Okay, you might think I’m crazy for saying this, but I like spiders. Stick with me here. Yes, I rescue them from bathtubs and let them build their webs in the corners of our home’s exterior. I point their fabulous webs out to my children. Why? Well, because they are ecologically important, they’re beautiful, and they build amazing structures.
You might not be a big fan of spiders, but it’s still a good idea to teach your kids the importance of the not-so-spooky spider. At the very least, if you teach your kids to love them, then they can rescue YOU next time one takes up residence in the bathtub!
Learning to Love Spiders
I’ve always enjoyed tiny creatures like insects and spiders, but I distinctly remember one book that helped me learn the importance of a spider as a child. Be Nice to Spiders by Margaret Bloy Graham is the story of a boy who accidentally leaves his pet spider, Helen, at the zoo. Helen goes to work catching insects, and the zoo animals quickly become happier. After a zookeeper cleans up her webs, however, the flies come back and bother the animals. The story continues, and it is easy to see what happens here. Spiders are an important part of the natural order of things.
As it was an older book even when I was a kid, I was surprised and excited to see that you can click here to find Be Nice to Spiders for purchase. It’s an oldie but goodie. I’m excited for my family to read it too!
Spider Science Investigations
Here are some ideas for incorporating spiders into science lessons or units that you may already be teaching, including ecosystems and food chains, animal adaptations, and outdoor nature explorations.
Spiders are Important to Ecosystems
If you are teaching about food chains, food webs, ecosystems or trophic pyramids, then you definitely want to include spiders. Why? Predators are important. They help to maintain balance in an ecosystem. They live everywhere, so you’ve probably got an actual living example for kids to observe up close.
Give kids a journal to keep track of a spider for a period of time. What do they observe? What does it eat? What can they conclude about the ecosystem the spider is living in or the food web the spider is part of?
Spiders are Diverse and Have Incredible Adaptations
Not only are spiders diverse as a group of animals, but so are their webs. As the type of insects in an area varies, so will the spiders, and so will their methods of hunting and web building. (These are examples of adaptations, or the special physical or behavioral traits a plant or animal exhibits.)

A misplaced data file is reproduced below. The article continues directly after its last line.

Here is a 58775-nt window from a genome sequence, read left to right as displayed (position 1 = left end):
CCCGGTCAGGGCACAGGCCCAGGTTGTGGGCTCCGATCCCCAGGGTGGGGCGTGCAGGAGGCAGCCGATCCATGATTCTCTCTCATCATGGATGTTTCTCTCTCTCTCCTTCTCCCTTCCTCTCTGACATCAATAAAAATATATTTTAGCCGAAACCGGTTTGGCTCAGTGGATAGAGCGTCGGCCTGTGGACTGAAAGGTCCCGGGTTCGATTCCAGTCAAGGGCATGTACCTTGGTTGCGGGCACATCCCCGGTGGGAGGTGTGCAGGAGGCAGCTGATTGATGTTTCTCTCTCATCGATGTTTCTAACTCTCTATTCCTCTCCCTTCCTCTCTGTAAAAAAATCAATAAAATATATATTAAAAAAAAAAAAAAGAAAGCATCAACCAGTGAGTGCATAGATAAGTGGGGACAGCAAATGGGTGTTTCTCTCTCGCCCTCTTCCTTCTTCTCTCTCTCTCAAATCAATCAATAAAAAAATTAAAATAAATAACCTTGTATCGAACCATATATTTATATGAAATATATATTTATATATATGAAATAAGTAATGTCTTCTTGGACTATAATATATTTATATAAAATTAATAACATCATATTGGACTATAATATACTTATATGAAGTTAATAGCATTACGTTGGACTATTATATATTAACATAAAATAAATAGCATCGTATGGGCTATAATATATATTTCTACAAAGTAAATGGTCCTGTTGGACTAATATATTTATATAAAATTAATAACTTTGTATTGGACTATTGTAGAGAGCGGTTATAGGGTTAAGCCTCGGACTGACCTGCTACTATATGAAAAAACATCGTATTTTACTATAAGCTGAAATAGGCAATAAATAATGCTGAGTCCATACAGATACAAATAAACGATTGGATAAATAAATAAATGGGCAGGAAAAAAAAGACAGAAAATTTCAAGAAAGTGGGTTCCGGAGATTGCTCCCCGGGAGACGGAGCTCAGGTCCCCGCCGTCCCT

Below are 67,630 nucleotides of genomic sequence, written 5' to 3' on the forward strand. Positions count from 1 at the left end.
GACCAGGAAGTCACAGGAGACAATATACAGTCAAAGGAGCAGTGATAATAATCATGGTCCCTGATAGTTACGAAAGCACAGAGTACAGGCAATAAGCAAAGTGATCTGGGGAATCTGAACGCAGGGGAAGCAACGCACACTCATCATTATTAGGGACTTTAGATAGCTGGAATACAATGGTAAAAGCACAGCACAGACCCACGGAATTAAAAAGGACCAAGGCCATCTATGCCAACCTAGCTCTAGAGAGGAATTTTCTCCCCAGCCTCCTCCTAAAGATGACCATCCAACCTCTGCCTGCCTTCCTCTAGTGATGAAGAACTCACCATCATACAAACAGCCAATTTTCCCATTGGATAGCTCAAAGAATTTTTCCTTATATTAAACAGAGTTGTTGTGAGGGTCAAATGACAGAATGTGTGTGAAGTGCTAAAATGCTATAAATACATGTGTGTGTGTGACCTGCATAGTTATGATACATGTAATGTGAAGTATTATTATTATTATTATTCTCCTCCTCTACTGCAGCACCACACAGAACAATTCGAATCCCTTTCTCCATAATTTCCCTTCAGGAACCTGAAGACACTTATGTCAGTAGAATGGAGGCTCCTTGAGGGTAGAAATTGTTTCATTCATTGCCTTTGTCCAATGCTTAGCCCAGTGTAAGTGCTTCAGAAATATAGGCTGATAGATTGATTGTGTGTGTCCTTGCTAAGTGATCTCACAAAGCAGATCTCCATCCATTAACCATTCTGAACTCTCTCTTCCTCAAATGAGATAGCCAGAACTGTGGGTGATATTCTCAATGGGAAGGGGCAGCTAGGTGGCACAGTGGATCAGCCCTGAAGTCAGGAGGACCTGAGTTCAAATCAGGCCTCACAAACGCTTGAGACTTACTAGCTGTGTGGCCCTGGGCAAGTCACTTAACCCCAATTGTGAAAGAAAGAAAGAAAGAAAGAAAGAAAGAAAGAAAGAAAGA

You might observe spiders that build spiral orb webs, which are the type that most people associate with spider webs. (It’s the type that Charlotte wove in Charlotte’s Web, without the words, of course.) You might also see webs that are dome-shaped, funnels, tubes, or tangles.
Ideas for observing and learning about webs could include:
- using a field guide and identifying the spider based on its web and physical description
- keeping a photo journal of the different types of webs you find on nature walks
- engineering and building your own spider web based on one you’ve observed in nature- wire? string? LEGO bricks? You choose.
Spider Scavenger Hunt
Use spiders as a way to hone observation skills. Go on a spider scavenger hunt.
- How many different types of spiders can you find?
- How many different web shapes?
- How many different colors? (If most of the colors are brown, this is a great launching point for a lesson on camouflage!)
- What is the warmest place you spot a web? The coolest place? The darkest place? etc.
More Critter Science Explorations
If your kids love small creatures, then you’ll definitely want to try this light-up firefly life cycle STEM project. Another great way to learn about crawly creatures like worms and insects is to build a worm compost bin to recycle food scraps back into dirt. You’ll find the directions to build your own worm bin for a classroom or home here.
Who knows? Before long, you might be rescuing spiders and the like and sending them back into the wild too!
NOTE: This was originally a guest post and was updated by Wendy, one of the Only Passionate Curiosity owners, in 2021.
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